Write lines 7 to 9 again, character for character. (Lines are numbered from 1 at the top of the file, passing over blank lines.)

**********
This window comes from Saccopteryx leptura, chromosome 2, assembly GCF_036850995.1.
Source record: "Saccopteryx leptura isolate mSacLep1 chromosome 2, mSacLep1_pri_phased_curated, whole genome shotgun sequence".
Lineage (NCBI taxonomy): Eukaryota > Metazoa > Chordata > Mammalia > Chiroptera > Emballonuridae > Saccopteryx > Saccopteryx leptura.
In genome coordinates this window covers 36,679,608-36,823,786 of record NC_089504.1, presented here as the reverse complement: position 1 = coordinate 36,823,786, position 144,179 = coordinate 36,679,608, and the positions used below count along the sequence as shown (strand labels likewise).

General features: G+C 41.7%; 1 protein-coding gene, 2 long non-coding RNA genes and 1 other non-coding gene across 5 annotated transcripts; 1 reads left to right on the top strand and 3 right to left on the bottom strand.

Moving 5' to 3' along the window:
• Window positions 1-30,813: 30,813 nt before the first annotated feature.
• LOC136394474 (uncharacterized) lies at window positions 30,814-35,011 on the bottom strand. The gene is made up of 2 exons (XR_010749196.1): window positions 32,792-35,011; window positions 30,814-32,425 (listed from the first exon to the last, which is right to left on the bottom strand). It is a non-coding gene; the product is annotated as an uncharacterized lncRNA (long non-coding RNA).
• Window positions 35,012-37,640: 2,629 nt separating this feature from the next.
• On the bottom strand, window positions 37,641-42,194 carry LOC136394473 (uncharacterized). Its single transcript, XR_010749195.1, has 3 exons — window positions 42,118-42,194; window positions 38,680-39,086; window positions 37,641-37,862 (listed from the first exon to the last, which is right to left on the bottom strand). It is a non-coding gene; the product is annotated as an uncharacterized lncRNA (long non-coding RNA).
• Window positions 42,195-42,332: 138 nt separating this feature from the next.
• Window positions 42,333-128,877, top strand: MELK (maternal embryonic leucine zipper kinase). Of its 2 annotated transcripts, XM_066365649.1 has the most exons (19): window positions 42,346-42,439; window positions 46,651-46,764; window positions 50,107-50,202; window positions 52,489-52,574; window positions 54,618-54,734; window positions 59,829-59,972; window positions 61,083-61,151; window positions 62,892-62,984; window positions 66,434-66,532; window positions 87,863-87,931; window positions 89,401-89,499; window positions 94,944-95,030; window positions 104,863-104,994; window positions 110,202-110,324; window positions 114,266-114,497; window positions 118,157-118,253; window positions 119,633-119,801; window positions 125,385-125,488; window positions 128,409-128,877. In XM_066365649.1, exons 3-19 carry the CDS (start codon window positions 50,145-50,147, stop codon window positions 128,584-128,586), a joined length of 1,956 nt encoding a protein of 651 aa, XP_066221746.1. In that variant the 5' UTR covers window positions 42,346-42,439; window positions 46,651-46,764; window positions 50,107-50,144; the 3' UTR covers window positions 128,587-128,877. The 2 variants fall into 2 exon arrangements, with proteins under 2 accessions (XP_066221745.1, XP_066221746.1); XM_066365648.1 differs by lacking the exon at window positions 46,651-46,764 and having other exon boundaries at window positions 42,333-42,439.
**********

• Window positions 1-30,813: 30,813 nt before the first annotated feature.
• LOC136394474 (uncharacterized) lies at window positions 30,814-35,011 on the bottom strand. The gene is made up of 2 exons (XR_010749196.1): window positions 32,792-35,011; window positions 30,814-32,425 (listed from the first exon to the last, which is right to left on the bottom strand). It is a non-coding gene; the product is annotated as an uncharacterized lncRNA (long non-coding RNA).
• Window positions 35,012-37,640: 2,629 nt separating this feature from the next.